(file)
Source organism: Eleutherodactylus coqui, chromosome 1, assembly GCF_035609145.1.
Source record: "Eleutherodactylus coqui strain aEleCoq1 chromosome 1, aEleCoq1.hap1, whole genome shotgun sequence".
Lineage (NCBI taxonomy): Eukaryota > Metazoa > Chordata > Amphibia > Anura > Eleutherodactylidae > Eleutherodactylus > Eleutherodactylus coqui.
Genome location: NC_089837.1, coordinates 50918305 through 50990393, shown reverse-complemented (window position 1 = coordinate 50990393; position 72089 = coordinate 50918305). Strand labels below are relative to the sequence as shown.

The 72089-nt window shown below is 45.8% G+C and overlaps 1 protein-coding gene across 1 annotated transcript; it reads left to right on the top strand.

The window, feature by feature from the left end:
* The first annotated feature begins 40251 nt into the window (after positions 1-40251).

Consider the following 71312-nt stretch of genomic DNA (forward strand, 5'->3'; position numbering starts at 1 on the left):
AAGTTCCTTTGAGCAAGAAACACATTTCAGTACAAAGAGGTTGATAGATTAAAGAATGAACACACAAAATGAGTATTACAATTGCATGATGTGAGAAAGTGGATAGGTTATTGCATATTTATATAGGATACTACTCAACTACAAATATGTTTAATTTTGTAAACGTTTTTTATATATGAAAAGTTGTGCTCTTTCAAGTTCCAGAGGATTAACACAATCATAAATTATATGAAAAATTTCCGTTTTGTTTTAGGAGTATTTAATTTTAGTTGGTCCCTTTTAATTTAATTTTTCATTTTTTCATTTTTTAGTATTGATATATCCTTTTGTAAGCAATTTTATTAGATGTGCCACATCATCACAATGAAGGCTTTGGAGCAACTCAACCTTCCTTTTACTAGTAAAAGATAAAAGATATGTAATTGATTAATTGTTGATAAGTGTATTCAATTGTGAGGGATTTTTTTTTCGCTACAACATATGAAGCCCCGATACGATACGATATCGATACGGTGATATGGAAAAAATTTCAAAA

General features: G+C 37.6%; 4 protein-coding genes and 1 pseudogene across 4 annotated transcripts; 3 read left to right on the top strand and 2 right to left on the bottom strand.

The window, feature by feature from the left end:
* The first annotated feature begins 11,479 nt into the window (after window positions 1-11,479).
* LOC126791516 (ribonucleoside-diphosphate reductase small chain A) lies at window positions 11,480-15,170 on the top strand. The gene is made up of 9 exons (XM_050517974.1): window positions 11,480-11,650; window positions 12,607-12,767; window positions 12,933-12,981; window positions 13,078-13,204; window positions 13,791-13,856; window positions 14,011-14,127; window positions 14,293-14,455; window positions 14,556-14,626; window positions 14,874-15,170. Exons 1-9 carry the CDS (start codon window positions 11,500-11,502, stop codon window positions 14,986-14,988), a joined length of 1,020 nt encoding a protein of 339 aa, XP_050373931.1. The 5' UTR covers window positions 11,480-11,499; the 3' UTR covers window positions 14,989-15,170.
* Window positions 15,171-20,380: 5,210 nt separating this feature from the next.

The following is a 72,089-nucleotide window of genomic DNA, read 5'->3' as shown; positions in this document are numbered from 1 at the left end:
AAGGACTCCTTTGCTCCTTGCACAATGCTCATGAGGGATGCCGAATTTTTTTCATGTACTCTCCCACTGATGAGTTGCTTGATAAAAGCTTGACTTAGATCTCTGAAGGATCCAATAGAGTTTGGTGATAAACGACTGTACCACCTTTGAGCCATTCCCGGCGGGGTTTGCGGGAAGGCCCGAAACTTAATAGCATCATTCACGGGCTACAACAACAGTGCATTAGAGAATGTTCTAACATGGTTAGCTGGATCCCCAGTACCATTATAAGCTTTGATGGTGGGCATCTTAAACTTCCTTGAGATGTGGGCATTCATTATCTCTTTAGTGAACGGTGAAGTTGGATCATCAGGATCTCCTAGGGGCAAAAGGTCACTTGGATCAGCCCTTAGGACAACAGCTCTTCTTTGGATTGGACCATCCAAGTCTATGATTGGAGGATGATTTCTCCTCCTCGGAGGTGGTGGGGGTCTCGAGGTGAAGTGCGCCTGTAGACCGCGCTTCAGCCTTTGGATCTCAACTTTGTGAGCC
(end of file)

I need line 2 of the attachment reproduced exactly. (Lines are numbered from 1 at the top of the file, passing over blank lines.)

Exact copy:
Source record: "Eleutherodactylus coqui strain aEleCoq1 chromosome 1, aEleCoq1.hap1, whole genome shotgun sequence".